The cut-out from the support, if used, may be as a complete outline of the printed image, may correspond to the image and include an additional portion of the unprinted substrate with the image, or may be cut in a geometric or general design about the image. Circular and square cutouts including the printed image therein are commonly used as is the cut corresponding to the general shape of the image.

The printed image may be in a single color or multiple colors. It may be outlined with a dark (e.g., black) line as are many printed images or comprise an image composed of only the colors contributing to the image. The printing may be done by any of the conventional methods including, but not limited to, relief printing, lithographic printing, screen printing and ink-jet printing.

The substrates of the invention also provide excellent conformity to the various shapes of the body to which they are applied. The tape conforms well to convex surfaces like the cheeks, shoulders and arms as well as concave surfaces such as the palms of the hands. The substrates will remain strongly adhered on these surfaces even with flexing.

EXAMPLE 1

The images of a personified grape was lithographically printed onto two substrates: one a glossy transparent cellulose acetate film stock, and the other a commercially available thin, microporous, flexible, inextensible rayon surgical tape. The back-side of both films had been precoated with a hypoallergenic, acrylic pressure-sensitive adhesive with a release layer (strippable carrier layer) over the adhesive. Some samples were cut along the perimeter of the image and other samples were cut in circles circumscribing the image. The strippable layer was removed from the appliques and the samples applied to skin on the arm of a person. The transparency of one backing allowed the printed image to stand out clearly and on casual examination, the substrate was highly noticeable and shiny. This gave a very artificial appearance to the tattoo. With the surgical tape substrate, a very good tattoo-like image was displayed that could be readily peeled off and provided durable adhesive contact to the skin with only hypoallergenic materials. The printed image on the transparent backing clearly appeared to be a pasted-on image with a highly artificial appearance in comparison to the surgical tape backing.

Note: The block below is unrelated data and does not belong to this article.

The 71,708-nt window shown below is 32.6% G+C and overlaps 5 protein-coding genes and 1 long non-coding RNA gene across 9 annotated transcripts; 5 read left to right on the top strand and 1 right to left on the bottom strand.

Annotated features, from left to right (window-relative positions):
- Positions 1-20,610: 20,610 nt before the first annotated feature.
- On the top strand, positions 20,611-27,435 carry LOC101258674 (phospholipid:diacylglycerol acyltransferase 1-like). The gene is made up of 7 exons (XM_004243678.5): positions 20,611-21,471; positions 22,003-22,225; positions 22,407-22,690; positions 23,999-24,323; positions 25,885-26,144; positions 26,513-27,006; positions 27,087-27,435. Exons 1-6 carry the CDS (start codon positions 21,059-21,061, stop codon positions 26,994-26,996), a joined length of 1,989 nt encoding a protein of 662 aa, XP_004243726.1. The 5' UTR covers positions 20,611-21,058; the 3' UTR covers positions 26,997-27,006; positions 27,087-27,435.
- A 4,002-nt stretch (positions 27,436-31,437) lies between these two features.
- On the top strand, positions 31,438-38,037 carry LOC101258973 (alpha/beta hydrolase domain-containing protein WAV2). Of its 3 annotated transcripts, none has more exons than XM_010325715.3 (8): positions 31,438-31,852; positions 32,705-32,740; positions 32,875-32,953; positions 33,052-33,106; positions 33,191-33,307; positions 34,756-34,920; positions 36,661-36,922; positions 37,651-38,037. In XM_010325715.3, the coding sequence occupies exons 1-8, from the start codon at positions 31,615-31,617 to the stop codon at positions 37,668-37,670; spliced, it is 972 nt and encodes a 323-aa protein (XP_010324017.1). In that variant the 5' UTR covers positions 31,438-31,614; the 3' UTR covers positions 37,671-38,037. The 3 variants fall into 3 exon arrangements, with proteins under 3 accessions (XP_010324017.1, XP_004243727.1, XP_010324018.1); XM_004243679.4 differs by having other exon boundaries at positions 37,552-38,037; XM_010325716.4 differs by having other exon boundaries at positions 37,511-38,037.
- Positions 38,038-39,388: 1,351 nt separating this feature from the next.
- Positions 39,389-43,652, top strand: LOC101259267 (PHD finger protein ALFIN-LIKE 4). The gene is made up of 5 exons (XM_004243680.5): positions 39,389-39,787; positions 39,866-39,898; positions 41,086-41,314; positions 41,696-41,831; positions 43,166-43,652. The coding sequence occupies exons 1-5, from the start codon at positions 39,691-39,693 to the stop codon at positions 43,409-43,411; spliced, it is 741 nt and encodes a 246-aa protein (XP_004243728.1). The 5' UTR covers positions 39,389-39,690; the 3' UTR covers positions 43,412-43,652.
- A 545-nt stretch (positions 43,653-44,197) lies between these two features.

EXAMPLE 2

Example 1 was repeated using a commercially available Micropore® (3M) surgical tape with a multicolored rose image printed thereon. The applied tattoo was quite lifelike and the non-reflective surface of the substrates provided by a very convincing imitation of a body tattoo. The image gave the appearance of depth as if it were in the skin and not merely applied to its surface.

Patent Citations
Cited PatentFiling datePublication dateApplicantTitle
US2413537 *May 20, 1943Dec 31, 1946Aberbach IrvingMethod and means for treating fingernails
US3121021 *Apr 18, 1960Feb 11, 1964Minnesota Mining & MfgBreathable surgical adhesive tapes
US3598685 *Jan 19, 1968Aug 10, 1971Lee ThomasMeans for ornamenting fingernails and toenails
US3856026 *Jan 16, 1974Dec 24, 1974Gaydos DApplication of flock to the body for cosmetic purposes
US3898357 *Mar 18, 1974Aug 5, 1975Albert C MillerMethods and decal apparatus for decorating the nails of fingers and toes
US4094316 *Aug 26, 1976Jun 13, 1978Eric NathansonAdhesive bandage with reusable applique
US4169169 *Jun 22, 1977Sep 25, 1979Dai Nippon Insatsu Kabushiki KaishaTransfer process and transfer sheet for use therein
US4358488 *Jan 9, 1981Nov 9, 1982Larry Eugene ReevesSun screen device
US4421817 *Jan 25, 1982Dec 20, 1983Felice PinaPolypropylene film, antiadhesive lacquer
GB1215007A * Title not available
GB1248731A * Title not available
GB1331744A * Title not available
GB1449883A * Title not available
GB2116074A * Title not available
Referenced by
Citing PatentFiling datePublication dateApplicantTitle
US4783350 *Jul 20, 1987Nov 8, 1988Cosrich, IncorporatedFull face decorative applique
US4855171 *Apr 23, 1987Aug 8, 1989Esselte Pendaflex CorporationSign-making materials
US4920580 *Sep 19, 1989May 1, 1990Liff Lawrence JFace mask and body prosthesis
US4987019 *May 28, 1985Jan 22, 1991Jones Carolyn SGift wrap design
US5306271 *Mar 9, 1992Apr 26, 1994Izi CorporationRadiation therapy skin markers
US5407440 *Jan 5, 1994Apr 18, 1995Izi CorporationRadiation therapy skin markers
US5578353 *Jun 7, 1995Nov 26, 1996Drew, Iii; James H.Tattoo admission ticket
US5743899 *Mar 4, 1997Apr 28, 1998Izi Medical ProductsMethod and apparatus for marking skin with ink
US5776586 *Jul 19, 1997Jul 7, 1998Lipper; ChrisPromotional hang-tag with integral removable tattoo
US5817143 *Jul 2, 1996Oct 6, 1998Perry; KennethApparatus and method for selective marking with natural or artificial light
US5817385 *Jun 21, 1996Oct 6, 1998Stanislav; Lorri A.Scented transferable tattoo
US5913315 *Apr 14, 1998Jun 22, 1999Todd; Mark D.Hair tattoo apparatus and method
US5928797 *Sep 8, 1997Jul 27, 1999Deliquescence Holdings, Inc.Pocket containing a dye and having an inner layer with a pattern defined by dye permeable and impermeable portions
US5939142 *May 11, 1994Aug 17, 1999Stephen W. ComiskyApplying geometrically shaped eye black using stencil; wiping and washing with soap and water; sports equipment
US5948502 *Oct 30, 1997Sep 7, 1999Harden; Glen RaymondTanning systems
US6073635 *Jan 12, 1998Jun 13, 2000Todd; Mark D.Apparatus for crimping and tattooing hair